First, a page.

I remember one camping trip with the troop more clearly than most of the others. This particular trip was around 14 or so. That fun, sullen time in every teen’s life when everything is just messed up, no matter how good a face you try to put on it. The Boy Scouts was not my idea of a good time. It meant more work and less fun since I kept getting shoved into leadership positions I didn’t want.
Now, I will say this: my step-father, Pete, tried. He was doing his best to be involved with me and to do something together away from the often drama at home. He gets an A for effort in that respect. It was nice to get away from mom and our constant fights. The down side… camping. I hate camping. This in spite of years of it. The outdoors… well… it belongs outdoors while I belong in the comfort of a roof, air conditioning and most importantly, a restroom that doesn’t have a chance to bite back.
Moving on to the main hilarity now, we were camped out in Joshua Tree National Monument. Desert. Hot. Cold at night. Dust and heat during the day. Rocks. Lots and lots of rocks. Not much else to say about it. Putting up tents was a pain in the butt. Try driving tent pegs into rock hard ground. It seemed like every other peg ended up hopelessly bent and mangled before we got the tents up finally. I had to help the 11 year olds figure it out and supply the muscle. Oh bliss.
Once all of that was done, I snuck off with Robert to get away for a while. We horsed around and explored a bit. When the adults started yelling for us, we finally went back. That ended the first day. We cooked dinner, washed the stuff up and went to bed. Just a side note here, my little brother Ricky was with us. He was about 7 if I was 14. He slept with Pete in the adults tent. Probably smart, since we would have accidentally squashed someone that young without intending to.
The next day we hiked for about 10 miles. Joy. Walking. More walking, then some extra walking. Did I mention the walking? When we got back, we met up with some rock climbers that were willing to show us their equipment and how to use it. The adults encouraged us to try it out. I managed to get up the rock face but it was harder for me than it should have been. I hadn’t been diagnosed yet with the Charcot-Marie-Tooth. My arms kept giving out on me and my legs weren’t in much better shape. Still, made it up to the top and then down again. Not bad, I guess. Still not the thrill of my teen life.
We ate lunch and then the troops scattered to do their own thing. For some reason, Ricky had wander a bit away from the camp. I was sent to retrieve him since he was my brother. Naturally, you can imagine what I thought of that. Pesky lil brothers always making things more difficult. Well, I caught up to him and turned him back to the camp. Here is where what I am wearing becomes important. Boy Scout shorts, hiking socks, tennis shoes and a t-shirt. Ricky wove his way back to camp and I kept a watch to make sure that was were he got to.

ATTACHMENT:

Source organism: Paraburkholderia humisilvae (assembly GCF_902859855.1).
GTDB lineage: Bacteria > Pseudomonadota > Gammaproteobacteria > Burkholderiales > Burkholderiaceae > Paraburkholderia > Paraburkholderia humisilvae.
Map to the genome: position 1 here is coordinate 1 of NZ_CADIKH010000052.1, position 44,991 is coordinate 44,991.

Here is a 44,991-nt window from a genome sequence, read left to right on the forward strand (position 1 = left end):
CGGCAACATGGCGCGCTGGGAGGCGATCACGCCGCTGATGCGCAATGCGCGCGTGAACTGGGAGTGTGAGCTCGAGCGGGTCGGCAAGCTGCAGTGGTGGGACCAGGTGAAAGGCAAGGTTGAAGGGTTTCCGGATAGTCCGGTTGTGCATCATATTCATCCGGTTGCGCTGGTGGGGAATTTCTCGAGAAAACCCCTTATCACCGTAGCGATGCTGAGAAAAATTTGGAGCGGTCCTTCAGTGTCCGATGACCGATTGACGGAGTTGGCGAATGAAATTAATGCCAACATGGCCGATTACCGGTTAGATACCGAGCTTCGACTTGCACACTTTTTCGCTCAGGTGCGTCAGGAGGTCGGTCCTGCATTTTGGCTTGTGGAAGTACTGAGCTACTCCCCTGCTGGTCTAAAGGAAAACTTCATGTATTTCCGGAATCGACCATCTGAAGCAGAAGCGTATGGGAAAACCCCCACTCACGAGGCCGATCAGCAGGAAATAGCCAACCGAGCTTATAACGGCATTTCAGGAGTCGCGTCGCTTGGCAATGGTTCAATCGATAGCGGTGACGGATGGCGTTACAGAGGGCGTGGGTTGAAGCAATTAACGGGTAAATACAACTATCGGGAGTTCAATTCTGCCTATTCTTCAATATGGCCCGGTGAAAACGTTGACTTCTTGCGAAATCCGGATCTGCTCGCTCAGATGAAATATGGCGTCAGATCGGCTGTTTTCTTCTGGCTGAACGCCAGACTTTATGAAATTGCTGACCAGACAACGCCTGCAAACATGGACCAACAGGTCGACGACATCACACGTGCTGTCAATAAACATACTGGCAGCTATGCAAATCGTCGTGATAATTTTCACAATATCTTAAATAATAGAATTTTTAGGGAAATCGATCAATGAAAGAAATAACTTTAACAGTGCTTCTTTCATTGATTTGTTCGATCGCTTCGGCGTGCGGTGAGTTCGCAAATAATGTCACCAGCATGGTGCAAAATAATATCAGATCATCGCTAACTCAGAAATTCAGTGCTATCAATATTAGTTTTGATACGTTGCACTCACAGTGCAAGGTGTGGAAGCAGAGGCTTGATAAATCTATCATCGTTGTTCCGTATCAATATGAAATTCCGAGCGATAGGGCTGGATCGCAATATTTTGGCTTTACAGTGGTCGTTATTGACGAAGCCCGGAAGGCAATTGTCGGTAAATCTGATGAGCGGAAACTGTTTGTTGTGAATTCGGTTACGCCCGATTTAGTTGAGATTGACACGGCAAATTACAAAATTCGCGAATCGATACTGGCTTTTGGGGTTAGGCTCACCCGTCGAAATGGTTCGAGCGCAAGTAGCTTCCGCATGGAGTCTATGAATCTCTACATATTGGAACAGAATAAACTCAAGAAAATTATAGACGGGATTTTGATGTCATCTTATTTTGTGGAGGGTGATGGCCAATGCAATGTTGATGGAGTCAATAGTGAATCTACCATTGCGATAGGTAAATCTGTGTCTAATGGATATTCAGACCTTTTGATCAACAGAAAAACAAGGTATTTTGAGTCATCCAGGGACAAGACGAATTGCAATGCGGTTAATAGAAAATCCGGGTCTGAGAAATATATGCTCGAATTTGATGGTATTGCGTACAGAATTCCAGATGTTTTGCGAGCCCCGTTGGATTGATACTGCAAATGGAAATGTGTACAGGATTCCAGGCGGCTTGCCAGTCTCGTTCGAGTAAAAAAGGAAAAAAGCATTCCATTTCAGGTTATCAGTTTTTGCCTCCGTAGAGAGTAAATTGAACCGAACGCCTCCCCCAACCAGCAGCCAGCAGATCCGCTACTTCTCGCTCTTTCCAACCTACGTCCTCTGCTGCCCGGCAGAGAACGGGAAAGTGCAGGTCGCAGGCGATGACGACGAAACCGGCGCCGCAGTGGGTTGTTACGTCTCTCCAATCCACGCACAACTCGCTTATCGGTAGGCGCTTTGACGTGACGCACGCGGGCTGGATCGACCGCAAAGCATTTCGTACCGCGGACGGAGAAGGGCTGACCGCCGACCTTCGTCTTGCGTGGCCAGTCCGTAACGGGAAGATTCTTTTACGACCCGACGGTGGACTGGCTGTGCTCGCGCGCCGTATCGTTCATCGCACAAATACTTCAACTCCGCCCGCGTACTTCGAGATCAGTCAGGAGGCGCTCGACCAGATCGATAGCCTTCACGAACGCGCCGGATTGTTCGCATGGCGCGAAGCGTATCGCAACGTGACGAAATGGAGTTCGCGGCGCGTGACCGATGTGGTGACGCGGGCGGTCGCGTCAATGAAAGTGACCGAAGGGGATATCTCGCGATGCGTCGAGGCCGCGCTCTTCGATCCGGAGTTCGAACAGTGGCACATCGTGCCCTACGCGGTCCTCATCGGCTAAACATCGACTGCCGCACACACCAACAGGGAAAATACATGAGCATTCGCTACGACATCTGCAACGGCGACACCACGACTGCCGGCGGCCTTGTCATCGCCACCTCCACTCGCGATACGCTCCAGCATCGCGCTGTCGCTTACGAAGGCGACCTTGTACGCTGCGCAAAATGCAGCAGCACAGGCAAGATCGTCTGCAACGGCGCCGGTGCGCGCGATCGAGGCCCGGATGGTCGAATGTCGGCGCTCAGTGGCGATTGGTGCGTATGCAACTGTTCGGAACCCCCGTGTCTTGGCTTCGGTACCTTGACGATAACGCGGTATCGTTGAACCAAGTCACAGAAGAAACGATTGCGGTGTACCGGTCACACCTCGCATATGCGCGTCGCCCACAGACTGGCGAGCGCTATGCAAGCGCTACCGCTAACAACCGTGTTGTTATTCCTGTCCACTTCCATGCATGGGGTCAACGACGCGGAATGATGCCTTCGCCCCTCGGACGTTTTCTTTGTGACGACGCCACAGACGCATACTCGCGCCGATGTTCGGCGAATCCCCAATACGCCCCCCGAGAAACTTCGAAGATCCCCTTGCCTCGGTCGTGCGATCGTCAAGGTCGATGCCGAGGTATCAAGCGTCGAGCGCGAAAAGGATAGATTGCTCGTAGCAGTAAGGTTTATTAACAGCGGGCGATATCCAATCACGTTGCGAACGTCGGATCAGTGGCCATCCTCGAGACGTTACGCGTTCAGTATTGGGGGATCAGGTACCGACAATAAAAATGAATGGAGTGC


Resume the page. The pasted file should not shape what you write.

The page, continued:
Watching him, I didn’t watch the ground. Suddenly, pain. An entire cactus had glomped onto my calf in a loving, tender embrace. I mean the whole damn cactus. I yelped. Being ignorant of cacti, I tugged my leg away from the hideous succulent. Rather than releasing me from its attentions, the damn thing came with me. I now had a cactus attached to my calf as I limped back to camp. We spent almost 2 hours pulling out cactus needles from my calf, one by one. I am sure a couple of the boys got their first aid merit badges out of it. My mood hit the ground and plowed right on down.
The trip finally ended and we got the camp site torn back down again. I did more directing this time, rather than doing the back-breaking part. Only when they got it truly muddled did I step in to show them the right way to roll up their sleeping bags and fold tents back into impossibly tight bundles to fit in bags surely never intended to hold that size tent. Finally everything was loaded into the vehicles and everyone in their designated cars. I rode back with Robert and Clint. I was tucked up in the back of a station wagon amongst the sleeping bags and tents.
We chattered for a while on the way back and then I dozed off. This is when Clint got the bright idea to play a prank on me. He and Robert decided it was a good idea to mess with the sleeping Patrol Leader. So, Clint got out his magnifying glass and let the sun do its thing… on the back of my hand. Eventually I woke up. I didn’t feel the burning from the magnifying glass at all. A nice blister had popped up before I woke up from their giggling. Groggy, I looked down and saw what Clint was doing before he could pull it away and hide it.
I didn’t even stop to think. I simply popped the blister onto Clint’s forehead. He yelped since I wasn’t exactly gentle about it. The adult driving, I think Robert’s dad, asked what the hell was going on. I crawled forward and displayed the large popped blister and then told him what I did. He groaned and then growled at Clint to knock it the hell off. He didn’t say anything else about it and certainly didn’t chastise me for my reaction. Just as well.
So, punctured by a cactus and then burned by a magnifying glass. I still have the dot as a scar on the back of my left hand. It has faded to almost nothing now but my memory of how I got it is as clear as ever. Thanks Clint, you dork! This pretty much ended any interest I have in camping. At home, I do not have rabid cacti howling for my blood and the magnifying glass is safely used for its actual purpose… chasing ants. Er, I mean, enlarging things.